So, what is a motorcycle film?
Toronto Motorcycle Film Fest raises questions.
The inaugural Toronto Motorcycle Film Festival is taking submissions for the 2017 event, which will be held September 29-30. The festival aims to bring together motorcycle docs and fictional films from around the world with criteria to submit being that the film either features motorcycles or motorcycle culture. Several awards will presented including Best Short Film, Best Feature and People’s Choice—the equivalent show ‘n’ shine voting.
The definition of a “motorcycle film” seems quite broad and invites speculation. Arguably the most famous motorcycle scene of all time, Steve McQueen’s iconic jump to freedom in The Great Escape takes place in what is most certainly not a motorcycle movie yet is forever linked to motorcycling.
Steve McQueen’s other effort, On Any Given Sunday is, for many riders, the quintessential motorcycle movie yet falls much lower in popular awareness. Then there are classics like Easyrider that people just know.
But what about others like Electra Glide in Blue, The Wild One or the recent documentary Why We Ride? Absolutely motorcycle movies.
While Arnold Schwarzenegger’s Fat Boy hijinks in Terminator2 arguably did more for motorcycle sales in the past 20 years than any form of marketing, it’s still not a motorcycle movie.
With Long Way Round Ewan McGregor popularized the current adventure-touring segment—and it absolutely is a motorcycle film.
The Canadian drama One Week is absolutely a motorcycle movie. But can we consider not-so-classic efforts with far more popular awareness such as Ghostrider and Wild Hogs to be motorcycle films? And where do all those B-grade flicks from the 1960s fall? What about Harley-Davidson and the Marlboro Man?
I enjoy a motorcycle turning up in a movie because it just doesn’t happen all that often. And I have to stand by the assertion that the current actor who has done more for motorcycles in movies without making a motorcycle movie is Tom Cruise because he has consistently ridden motorcycles in many of his films, including the iconic scene of a helmetless Cruise in Ray Bans chasing a jet fighter in Top Gun or the Triumph-mounted Ethan Hunt in Mission Impossible II. There were also motorcycles in MI5, Oblivion, Knight and Day and Edge of Tomorrow and these are just the more recent ones. Keep it up Tom; it is good to see a motorcycle in a movie—except perhaps Daddy’s Home because the scene with the Indian motorcycle defied all common sense—and physics. As noted in ‘Circuit’ this issue, Honda’s NM4 appears in this spring’s Ghost in the Shell although it won’t be the main attraction in the film—that would be Scarlett Johansson.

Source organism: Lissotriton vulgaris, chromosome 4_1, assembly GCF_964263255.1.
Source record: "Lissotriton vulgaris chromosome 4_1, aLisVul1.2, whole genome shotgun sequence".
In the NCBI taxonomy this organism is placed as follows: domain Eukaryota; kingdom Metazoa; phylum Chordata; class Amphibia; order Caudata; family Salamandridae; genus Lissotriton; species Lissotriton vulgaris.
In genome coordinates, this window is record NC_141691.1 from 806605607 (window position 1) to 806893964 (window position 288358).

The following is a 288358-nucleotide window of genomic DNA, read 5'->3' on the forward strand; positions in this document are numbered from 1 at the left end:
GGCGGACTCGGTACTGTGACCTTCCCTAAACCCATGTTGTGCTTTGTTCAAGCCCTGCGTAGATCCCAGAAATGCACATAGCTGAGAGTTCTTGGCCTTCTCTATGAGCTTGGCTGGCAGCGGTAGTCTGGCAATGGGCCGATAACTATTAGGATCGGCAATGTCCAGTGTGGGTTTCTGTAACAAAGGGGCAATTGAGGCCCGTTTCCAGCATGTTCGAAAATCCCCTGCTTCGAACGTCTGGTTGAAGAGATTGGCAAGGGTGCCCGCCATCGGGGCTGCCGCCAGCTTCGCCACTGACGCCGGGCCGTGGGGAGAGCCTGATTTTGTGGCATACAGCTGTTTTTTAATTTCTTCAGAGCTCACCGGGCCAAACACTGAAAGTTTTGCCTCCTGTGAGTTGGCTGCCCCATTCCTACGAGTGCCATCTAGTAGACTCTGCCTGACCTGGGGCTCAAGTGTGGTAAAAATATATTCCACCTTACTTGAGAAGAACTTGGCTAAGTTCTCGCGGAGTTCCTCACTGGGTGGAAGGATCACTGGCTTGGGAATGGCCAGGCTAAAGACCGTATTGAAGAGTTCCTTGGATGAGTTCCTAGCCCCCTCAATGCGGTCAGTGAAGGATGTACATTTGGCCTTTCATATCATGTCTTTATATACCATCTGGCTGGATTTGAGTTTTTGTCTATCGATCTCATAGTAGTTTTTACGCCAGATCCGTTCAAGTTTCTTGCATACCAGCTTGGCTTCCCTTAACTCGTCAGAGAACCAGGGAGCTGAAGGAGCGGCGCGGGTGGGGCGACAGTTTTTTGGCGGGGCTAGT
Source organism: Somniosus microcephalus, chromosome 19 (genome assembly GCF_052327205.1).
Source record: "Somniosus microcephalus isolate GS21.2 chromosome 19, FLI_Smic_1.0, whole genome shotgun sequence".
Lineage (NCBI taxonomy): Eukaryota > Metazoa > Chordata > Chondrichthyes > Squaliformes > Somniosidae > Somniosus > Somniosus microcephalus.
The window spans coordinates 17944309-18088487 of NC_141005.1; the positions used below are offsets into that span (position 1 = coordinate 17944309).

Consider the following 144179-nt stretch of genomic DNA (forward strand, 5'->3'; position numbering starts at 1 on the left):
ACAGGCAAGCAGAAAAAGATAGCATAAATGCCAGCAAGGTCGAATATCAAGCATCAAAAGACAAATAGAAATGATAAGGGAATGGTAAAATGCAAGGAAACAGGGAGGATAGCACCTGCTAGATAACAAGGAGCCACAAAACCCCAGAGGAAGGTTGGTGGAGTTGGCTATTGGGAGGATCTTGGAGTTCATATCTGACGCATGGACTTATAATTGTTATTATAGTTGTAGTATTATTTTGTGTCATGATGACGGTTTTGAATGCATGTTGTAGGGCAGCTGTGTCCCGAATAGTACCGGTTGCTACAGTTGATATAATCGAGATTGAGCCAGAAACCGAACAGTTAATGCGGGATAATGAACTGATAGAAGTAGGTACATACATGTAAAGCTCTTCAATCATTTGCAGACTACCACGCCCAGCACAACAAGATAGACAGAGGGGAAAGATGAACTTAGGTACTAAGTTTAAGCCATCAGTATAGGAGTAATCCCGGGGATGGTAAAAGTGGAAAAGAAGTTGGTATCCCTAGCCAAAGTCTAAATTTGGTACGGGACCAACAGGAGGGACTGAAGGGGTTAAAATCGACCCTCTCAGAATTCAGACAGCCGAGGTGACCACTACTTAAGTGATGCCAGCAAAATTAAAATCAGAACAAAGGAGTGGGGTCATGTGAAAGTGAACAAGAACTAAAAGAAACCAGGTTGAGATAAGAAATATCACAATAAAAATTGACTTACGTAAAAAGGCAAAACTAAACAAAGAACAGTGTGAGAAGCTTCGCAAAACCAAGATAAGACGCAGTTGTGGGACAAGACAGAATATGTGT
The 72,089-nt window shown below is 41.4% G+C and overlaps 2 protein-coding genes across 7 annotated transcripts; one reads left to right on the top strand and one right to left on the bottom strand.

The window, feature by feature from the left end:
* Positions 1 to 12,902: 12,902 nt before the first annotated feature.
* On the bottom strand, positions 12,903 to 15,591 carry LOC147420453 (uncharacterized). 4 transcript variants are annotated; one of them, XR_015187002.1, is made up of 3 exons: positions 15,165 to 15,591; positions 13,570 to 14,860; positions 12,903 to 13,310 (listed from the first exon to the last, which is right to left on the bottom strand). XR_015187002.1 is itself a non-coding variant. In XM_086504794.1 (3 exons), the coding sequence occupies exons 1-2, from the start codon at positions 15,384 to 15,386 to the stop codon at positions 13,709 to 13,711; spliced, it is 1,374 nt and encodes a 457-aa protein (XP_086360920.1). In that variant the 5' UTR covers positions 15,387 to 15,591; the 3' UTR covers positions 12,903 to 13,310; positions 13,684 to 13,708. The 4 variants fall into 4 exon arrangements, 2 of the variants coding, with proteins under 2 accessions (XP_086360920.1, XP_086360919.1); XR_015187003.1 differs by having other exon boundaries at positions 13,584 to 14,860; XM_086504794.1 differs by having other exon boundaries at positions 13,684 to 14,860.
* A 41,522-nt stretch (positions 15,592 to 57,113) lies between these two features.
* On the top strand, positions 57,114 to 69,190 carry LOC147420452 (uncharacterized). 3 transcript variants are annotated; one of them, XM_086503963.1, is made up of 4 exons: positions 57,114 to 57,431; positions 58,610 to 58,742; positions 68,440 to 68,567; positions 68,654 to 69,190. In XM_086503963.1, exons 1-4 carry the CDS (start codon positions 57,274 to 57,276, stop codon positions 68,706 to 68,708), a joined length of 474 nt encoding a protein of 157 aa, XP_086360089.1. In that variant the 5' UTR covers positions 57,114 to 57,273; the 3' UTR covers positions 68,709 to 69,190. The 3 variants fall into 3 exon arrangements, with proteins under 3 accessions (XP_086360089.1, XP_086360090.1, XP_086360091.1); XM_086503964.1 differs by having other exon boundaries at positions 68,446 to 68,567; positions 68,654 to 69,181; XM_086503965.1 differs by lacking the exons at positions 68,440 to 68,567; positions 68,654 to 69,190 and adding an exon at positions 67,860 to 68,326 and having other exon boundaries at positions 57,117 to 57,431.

Typically a motorcycle involves an action sequence so perhaps you need to watch the right kind of movie. Jason Bourne escapes assassins (a couple of times) on motorcycles, the Ninja Turtles evade the bad guys riding motorcycles, and Matrix characters jump aboard a Ducati. However, I have the feeling they won’t be the fare at the Toronto Motorcycle Film Festival as it would be difficult to classify any of them as motorcycle movies.
But there are films like The Motorcycle Diaries and The World’s Fastest Indian that delve deeply into the world of two wheels and Why We Ride that try their best best to explain.
If you have your Super 8 handy and a few months to spare start filming your own motorcycle movie as submissions for the Toronto Motorcycle Film Festival close June 30. You can decide what make a motorcycle movie.
Lights, camera, rolling.